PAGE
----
Still, unlike some states that have legalized this practice, it remains unlawful to split a lane in Colorado (except when the splitting involves two motorcycles).

What Are the Penalties for Lane Splitting in Colorado?

Motorcycle riders who are cited for lane splitting in Colorado commit a Class A traffic infraction, which is punishable by a fine. These fines can range from about $15 to $100. They can also get points on their driving records. If you get too many points, you could face a license suspension.

If you are injured while attempting to illegally overtake another vehicle within the same lane, the other driver’s insurance company will likely try to argue that you should not be compensated for injuries. This is a very serious consideration, because even a minor impact could result in expensive medical treatment. It could also put you out of work for weeks or months while you recover from your injuries.

Colorado law also allows for a reduction in your potential compensation if you share responsibility for your injuries. For this reason, you should never try to split lanes with a car. If a car attempts to split your lane, you should slow down and let it pass. Additionally, you should:

  • Ride in groups when possible.
  • Always wear a helmet.
  • Always ride sober.
  • Never attempt to use a phone or text while riding.
  • Wear highly visible clothing.
  • Wear non-synthetic and appropriate apparel.
  • Never challenge another vehicle or engage in “road rage.”

How to Pursue Compensation After a Colorado Motorcycle Accident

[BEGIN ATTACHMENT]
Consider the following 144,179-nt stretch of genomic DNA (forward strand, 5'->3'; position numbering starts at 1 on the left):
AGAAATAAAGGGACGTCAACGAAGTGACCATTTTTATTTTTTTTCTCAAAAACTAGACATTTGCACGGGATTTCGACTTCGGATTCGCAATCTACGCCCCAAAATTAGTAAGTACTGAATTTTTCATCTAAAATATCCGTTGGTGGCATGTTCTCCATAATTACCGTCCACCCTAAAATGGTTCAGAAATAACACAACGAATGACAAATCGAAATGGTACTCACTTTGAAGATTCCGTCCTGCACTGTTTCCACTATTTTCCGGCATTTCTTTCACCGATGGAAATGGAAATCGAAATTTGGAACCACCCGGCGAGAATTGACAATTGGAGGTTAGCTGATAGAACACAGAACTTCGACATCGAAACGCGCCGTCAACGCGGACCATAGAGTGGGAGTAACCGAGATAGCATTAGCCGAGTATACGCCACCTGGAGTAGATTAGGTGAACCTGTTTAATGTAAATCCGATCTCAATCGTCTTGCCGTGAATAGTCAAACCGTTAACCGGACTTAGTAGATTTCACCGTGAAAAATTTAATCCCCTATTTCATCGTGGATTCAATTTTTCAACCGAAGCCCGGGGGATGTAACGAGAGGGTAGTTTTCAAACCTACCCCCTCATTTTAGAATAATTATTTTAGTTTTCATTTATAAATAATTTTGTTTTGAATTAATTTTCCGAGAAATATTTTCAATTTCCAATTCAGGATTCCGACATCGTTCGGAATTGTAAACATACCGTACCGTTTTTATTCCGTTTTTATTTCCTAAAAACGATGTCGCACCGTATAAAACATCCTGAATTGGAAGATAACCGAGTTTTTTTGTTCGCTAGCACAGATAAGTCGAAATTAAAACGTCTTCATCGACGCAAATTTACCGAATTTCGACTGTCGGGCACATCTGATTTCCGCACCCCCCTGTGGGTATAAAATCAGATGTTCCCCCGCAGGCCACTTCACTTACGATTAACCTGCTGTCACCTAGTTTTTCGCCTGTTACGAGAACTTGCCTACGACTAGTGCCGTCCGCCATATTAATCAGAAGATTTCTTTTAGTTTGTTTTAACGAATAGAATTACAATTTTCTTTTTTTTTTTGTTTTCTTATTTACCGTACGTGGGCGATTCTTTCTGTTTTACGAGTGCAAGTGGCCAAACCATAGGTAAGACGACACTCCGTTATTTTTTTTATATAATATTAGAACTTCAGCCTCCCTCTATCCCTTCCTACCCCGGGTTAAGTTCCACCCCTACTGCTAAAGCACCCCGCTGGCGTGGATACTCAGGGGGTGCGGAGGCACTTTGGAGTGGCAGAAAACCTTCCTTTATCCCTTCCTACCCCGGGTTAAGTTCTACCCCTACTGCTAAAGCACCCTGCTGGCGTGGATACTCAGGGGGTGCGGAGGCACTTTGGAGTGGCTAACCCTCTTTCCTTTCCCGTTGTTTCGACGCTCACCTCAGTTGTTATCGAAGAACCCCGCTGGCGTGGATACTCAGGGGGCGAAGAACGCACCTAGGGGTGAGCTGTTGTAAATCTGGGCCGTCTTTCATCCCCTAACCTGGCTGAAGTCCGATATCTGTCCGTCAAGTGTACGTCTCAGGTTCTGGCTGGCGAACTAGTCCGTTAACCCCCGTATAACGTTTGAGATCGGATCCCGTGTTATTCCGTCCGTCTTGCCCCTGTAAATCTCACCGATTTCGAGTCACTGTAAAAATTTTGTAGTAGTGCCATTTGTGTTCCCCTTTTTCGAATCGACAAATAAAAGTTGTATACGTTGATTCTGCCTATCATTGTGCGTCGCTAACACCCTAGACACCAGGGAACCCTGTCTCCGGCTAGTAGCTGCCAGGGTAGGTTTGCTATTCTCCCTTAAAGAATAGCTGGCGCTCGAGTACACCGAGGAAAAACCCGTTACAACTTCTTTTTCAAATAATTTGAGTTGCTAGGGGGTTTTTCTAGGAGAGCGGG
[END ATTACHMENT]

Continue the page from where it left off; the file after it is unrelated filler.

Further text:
If you are injured because another driver disregards your rights and causes a motorcycle crash, then you may be entitled to compensation from the negligent driver. You should immediately seek medical attention and obtain any paperwork which the police give you. Then, be sure to call an experienced motorcycle accident lawyer in Colorado.

The Sawaya Law Firm focuses on helping injured motorcyclists and their passengers to pursue the money they deserve, get back on the road and move on with their lives after serious injuries. We never charge our clients big retainers or upfront fees, and our initial consultations are always free.

We also advance all of the necessary costs of pursuing a case. We will recover these costs only if we are successful in obtaining compensation for your injuries. So, if you have been injured or lost a loved one in a serious motorcycle accident, don’t take chances. Contact us today to discuss your case.

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Michael established The Sawaya Law Firm in 1977 and built it into one of the largest personal injury law firms in Colorado, with more than 20 lawyers and 80 staff members serving clients from five offices located in Denver, Greeley and Colorado Springs. Throughout its history, the firm has stayed true to its 12 Core Values, which emphasize excellence in advocacy and a commitment to providing outstanding client service. Michael studied sociology and economics as an undergraduate student at The Colorado College, and he earned his law degree from the Texas Tech University School of Law. In addition to being involved in several legal and community organizations, Michael enjoys playing music and cooking, and he has written a book on spiritual matters.